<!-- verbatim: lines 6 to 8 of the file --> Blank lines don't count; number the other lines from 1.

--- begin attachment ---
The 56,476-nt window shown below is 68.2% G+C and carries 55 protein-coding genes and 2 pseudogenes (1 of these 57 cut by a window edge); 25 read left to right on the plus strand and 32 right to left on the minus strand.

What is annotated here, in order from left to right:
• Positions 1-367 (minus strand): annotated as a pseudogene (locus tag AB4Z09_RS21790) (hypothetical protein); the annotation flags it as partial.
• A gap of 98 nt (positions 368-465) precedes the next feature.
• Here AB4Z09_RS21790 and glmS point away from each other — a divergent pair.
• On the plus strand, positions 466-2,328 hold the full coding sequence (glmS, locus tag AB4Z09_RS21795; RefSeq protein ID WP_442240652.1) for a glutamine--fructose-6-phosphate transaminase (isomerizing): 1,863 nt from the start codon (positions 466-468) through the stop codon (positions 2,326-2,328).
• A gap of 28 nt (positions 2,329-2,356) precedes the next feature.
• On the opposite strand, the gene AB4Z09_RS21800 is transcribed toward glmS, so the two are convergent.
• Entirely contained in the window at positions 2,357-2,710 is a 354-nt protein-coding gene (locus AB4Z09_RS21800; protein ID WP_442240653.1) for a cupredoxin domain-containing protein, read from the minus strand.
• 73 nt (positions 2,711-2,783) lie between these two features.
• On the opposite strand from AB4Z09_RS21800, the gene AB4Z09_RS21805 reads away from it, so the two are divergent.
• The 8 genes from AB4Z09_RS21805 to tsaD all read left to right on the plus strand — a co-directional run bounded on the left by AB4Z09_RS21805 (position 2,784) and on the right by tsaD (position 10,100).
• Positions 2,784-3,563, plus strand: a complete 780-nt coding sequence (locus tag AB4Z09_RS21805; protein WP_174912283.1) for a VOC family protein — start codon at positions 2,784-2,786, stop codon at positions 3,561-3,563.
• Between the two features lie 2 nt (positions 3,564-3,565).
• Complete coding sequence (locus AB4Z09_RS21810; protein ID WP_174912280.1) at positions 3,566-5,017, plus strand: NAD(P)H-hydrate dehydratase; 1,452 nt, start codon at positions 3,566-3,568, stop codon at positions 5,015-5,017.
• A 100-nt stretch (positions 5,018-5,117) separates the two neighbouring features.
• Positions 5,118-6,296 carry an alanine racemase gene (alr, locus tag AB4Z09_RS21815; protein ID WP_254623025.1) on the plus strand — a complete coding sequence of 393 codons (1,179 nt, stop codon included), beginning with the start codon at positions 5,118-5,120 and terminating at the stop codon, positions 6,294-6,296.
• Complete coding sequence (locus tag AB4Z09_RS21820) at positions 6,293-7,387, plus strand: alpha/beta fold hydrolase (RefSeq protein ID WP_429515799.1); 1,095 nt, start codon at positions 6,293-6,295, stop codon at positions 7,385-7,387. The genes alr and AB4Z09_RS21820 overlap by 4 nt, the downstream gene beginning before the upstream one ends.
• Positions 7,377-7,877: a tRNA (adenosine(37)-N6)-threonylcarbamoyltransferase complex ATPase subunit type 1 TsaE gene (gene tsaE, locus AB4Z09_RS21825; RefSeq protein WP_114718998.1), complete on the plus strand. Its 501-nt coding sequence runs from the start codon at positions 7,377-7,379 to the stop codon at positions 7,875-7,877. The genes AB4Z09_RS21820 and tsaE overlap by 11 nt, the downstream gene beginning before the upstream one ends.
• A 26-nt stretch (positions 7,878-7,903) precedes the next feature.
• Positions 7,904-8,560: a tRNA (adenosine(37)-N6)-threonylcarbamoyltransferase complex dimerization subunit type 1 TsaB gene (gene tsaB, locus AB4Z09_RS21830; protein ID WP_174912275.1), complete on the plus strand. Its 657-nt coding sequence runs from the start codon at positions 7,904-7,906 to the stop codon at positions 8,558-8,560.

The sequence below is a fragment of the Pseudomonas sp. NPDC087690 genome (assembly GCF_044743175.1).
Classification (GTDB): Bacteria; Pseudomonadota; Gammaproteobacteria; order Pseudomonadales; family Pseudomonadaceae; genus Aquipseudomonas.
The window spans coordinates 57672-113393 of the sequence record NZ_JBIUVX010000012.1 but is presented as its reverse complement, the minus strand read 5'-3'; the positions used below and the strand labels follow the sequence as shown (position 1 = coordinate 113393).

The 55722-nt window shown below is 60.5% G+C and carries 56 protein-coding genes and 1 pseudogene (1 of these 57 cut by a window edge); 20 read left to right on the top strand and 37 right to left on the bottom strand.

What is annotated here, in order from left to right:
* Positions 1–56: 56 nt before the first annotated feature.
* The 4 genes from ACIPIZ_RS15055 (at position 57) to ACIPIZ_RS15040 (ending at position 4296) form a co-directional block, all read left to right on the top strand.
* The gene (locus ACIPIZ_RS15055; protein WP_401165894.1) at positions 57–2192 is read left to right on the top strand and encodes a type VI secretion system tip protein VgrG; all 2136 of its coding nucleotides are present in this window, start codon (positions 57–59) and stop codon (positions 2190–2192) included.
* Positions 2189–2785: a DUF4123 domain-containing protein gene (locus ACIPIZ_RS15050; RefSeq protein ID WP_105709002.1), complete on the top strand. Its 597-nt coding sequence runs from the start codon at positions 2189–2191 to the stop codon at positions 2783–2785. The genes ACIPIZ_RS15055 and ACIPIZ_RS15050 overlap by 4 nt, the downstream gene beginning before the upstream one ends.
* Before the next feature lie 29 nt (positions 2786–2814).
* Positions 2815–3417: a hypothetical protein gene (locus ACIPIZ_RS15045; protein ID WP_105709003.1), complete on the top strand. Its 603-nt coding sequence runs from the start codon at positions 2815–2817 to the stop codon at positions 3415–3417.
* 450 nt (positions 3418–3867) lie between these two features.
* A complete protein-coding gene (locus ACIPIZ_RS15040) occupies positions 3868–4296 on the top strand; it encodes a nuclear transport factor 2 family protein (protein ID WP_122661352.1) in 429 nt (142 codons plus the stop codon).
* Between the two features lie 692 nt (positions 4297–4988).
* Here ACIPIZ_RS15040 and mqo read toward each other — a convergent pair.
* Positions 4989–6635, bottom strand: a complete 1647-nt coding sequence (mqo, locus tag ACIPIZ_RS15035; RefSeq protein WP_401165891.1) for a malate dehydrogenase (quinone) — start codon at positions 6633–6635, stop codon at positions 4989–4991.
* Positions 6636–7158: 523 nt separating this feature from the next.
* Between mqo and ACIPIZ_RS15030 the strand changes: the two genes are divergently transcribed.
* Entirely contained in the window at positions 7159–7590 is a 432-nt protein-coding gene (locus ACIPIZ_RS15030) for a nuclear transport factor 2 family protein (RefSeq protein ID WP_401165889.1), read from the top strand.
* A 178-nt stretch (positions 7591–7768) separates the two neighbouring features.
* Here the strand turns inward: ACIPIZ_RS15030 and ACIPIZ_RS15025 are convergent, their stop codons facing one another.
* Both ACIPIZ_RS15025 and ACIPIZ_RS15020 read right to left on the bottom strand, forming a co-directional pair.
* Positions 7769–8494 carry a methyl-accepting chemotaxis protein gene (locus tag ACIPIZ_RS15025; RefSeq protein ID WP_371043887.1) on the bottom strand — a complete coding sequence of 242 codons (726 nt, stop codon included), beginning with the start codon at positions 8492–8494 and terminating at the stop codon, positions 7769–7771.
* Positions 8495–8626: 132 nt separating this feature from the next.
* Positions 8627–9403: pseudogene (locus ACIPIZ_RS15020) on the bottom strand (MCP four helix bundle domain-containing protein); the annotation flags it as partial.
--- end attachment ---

• On the plus strand, positions 466-2,328 hold the full coding sequence (glmS, locus tag AB4Z09_RS21795; RefSeq protein ID WP_442240652.1) for a glutamine--fructose-6-phosphate transaminase (isomerizing): 1,863 nt from the start codon (positions 466-468) through the stop codon (positions 2,326-2,328).
• A gap of 28 nt (positions 2,329-2,356) precedes the next feature.
• On the opposite strand, the gene AB4Z09_RS21800 is transcribed toward glmS, so the two are convergent.